This past month ushered in a restructured schedule for student loan applications, a fresh lawsuit aimed at the largest federal student loan service provider in the nation and a new presidential administration; all of which demands its own share of students’ attention in order for them to maintain financial solvency through their higher education, and beyond.
In October, a new policy from the Department of Education declared that submission channels for the Free Application for Federal Student Aid (FAFSA) would open in the fall, as opposed to the beginning of the new year. The move was made in an attempt to align the application process with the schedule of most colleges and universities throughout the country, as well as allow families to apply using a verified income level, the previous year’s tax returns. This is a change from the previous policy, which required a forward-looking estimate of eventual income, which then needed to be amended after the filing of returns for the next year. While this new deadline simplifies the process, it comes much sooner. For those students unaware of the change, or those who have not filed their application, it is urgent that they submit their applications as soon as possible. Funds in many circumstances are limited, and awarded on a first come, first serve basis. A student could very well face a reduction or loss of expected financial aid due to failure to file in a timely manner here.
In mid-January, the Consumer Financial Protection Bureau (CFPB) filed a suit against Navient, the largest loan servicer in the nation, claiming that the company had profited to the tune of four billion dollars as a result of various forms of fraud and willful negligence. The suit alleges breaches of proper conduct, such as willful misallocation of payments across diverse outstanding loans. There are also allegations that the company misreported forgiven or deferred loans as defaulted, causing the credit scores of debt holders to plummet; moreover, Navient’s bureaucratic misdirection is supposed to have lead purposely to over-payment.
In light of this fraud, students should monitor their debt. Understanding the terms under which student debt was accepted is critical to prevent malpractice by loan providers. For ongoing management, those in debt can familiarize themselves with the National Student Loan Data System (NSLDS) and the payment estimator.
For students who will soon be graduating, there are opportunities to submit income information as a criterion for loan standing. This means that the size and total amount of students’ loan payments can, under certain circumstances, be based upon income.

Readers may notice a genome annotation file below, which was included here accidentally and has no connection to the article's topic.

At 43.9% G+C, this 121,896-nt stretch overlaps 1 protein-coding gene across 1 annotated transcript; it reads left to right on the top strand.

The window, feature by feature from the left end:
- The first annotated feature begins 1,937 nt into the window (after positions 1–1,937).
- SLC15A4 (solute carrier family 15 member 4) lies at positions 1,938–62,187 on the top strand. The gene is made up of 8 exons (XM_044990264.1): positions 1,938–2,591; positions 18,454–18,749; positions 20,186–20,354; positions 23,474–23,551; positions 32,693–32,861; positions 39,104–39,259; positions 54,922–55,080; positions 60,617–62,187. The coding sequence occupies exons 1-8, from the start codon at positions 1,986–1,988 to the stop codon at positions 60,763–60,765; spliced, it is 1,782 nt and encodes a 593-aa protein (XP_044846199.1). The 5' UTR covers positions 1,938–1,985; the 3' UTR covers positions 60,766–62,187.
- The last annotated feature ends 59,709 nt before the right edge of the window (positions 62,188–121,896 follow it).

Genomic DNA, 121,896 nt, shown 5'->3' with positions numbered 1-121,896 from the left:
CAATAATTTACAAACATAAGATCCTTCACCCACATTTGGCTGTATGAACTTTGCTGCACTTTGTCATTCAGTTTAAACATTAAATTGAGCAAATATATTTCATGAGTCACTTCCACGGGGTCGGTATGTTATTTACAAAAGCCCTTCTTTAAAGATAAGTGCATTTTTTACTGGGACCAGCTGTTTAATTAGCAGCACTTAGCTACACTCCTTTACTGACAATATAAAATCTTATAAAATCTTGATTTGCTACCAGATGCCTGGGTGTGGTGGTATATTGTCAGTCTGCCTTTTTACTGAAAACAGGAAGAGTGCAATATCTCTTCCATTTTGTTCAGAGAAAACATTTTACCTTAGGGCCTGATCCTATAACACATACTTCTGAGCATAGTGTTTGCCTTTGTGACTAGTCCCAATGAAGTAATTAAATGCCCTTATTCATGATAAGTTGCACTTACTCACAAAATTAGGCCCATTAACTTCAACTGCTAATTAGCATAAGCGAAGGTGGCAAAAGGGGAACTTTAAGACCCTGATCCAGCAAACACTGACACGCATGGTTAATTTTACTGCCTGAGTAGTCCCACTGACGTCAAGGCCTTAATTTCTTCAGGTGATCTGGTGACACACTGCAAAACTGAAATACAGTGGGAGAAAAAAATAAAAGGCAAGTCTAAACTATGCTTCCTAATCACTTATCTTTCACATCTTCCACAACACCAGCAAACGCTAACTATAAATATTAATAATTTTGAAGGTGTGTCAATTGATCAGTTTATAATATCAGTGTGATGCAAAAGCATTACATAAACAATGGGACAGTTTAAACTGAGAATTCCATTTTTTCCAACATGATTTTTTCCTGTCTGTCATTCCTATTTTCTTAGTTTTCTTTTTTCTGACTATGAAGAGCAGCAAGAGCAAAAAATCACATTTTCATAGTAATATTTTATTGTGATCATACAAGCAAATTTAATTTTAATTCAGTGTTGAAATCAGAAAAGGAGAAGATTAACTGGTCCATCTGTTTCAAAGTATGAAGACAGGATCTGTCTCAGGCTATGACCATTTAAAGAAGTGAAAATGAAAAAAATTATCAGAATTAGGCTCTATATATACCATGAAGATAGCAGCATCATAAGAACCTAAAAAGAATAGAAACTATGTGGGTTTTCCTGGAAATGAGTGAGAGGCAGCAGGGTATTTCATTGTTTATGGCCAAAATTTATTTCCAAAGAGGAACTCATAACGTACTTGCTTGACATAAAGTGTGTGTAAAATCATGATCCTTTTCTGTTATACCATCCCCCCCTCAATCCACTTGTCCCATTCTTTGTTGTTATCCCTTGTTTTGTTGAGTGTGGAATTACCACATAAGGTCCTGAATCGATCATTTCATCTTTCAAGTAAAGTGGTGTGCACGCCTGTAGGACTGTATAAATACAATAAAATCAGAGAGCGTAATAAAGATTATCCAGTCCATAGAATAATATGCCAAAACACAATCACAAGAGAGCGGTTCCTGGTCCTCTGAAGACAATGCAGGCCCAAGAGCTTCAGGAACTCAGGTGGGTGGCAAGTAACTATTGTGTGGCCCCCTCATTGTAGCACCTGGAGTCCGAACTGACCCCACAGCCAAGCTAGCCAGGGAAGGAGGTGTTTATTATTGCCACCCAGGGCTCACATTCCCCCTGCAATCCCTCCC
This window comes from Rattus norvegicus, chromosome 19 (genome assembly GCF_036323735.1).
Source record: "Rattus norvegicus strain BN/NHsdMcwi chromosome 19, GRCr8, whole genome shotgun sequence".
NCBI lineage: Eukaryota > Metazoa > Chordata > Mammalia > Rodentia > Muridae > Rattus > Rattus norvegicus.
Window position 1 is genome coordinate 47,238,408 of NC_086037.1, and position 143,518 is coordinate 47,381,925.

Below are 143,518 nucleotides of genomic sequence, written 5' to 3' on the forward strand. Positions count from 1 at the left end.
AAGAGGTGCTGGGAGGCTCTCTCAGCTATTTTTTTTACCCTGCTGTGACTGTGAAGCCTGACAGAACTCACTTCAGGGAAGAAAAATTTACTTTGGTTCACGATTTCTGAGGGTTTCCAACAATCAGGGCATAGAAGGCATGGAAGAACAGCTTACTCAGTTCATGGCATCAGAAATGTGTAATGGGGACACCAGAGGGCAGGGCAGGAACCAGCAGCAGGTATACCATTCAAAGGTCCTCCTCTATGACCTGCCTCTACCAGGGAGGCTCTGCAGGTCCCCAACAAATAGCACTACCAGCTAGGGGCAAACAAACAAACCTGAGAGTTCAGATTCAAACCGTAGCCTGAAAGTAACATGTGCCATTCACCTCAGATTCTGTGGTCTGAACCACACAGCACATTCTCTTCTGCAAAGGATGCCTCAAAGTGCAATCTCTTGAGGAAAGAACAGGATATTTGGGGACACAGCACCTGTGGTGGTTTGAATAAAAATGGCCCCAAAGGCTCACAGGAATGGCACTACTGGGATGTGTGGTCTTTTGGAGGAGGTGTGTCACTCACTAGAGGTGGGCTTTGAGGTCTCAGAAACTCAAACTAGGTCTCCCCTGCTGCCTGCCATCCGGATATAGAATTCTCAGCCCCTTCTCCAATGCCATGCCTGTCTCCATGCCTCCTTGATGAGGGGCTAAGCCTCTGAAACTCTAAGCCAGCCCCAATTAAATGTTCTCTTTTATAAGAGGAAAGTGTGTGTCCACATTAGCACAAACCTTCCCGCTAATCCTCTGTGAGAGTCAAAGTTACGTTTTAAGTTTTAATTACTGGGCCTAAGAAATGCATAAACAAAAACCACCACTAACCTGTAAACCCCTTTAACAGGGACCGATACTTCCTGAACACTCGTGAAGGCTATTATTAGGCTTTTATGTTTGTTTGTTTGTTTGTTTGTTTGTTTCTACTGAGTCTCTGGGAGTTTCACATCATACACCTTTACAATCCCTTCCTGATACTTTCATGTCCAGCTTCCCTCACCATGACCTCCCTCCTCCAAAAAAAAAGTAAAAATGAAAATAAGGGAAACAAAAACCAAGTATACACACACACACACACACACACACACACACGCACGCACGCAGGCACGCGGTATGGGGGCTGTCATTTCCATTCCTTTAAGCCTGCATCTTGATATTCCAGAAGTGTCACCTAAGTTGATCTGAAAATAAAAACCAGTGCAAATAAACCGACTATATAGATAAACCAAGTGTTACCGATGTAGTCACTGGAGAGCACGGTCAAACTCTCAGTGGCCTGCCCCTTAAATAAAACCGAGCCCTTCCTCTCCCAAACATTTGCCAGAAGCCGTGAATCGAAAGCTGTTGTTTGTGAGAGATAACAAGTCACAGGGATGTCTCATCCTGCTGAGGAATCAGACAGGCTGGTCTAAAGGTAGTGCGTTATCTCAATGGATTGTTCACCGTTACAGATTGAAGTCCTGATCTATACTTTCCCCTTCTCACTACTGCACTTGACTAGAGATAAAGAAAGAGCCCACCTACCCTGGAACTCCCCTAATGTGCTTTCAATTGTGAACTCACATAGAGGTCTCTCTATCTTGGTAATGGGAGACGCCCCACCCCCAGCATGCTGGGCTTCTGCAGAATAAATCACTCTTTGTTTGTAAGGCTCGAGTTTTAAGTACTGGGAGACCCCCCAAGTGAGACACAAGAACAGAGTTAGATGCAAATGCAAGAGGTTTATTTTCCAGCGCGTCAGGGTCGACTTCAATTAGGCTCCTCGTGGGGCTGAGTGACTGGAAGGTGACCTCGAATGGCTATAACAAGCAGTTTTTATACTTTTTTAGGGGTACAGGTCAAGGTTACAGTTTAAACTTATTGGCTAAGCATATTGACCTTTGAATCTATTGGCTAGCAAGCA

The new administration and the new legislature’s intentions remain somewhat shrouded. President Trump has discussed capping student loan payments at 12.5 percent of income and forgiving remaining debt after 15 years of good stewardship of student debt, a possible boon to students. Trump has also discussed a major reduction of interest rates.
The possible privatization of the student loan market appears to be less advantageous to students, but this depends largely on the structure of the replacement system. It should be noted that on the campaign trail, Trump fielded the idea that the Dept. of Education could be “largely eliminated.” What this means for the nearly 30 billion dollars in grant money budgeted to the department for students is unknown.
Students should also be aware of the penalties incurred because of the use of drugs when receiving student loans and aid. Generally, arrest for possession of modest amounts of lower class drugs while enrolled in courses will result in strikes, which, if accumulated, will disbar students from student loans and aid. Sale and trafficking charges usually result in immediate revocations of eligibility. There are ways in which the privilege might be redeemed, but the process will significantly set back educational plans.
There are a number of shifts taking place or about to take place in student loan life which is already notoriously tricky to navigate. With filing dates shifting, the commensurate changes to required information, the very real possibility of predatory loan practices from national level lending groups, and the diverse palette of policy prescriptions coming down from the federal level, students of Jewell, as well as students across the country, can hardly afford to let anything slide by them.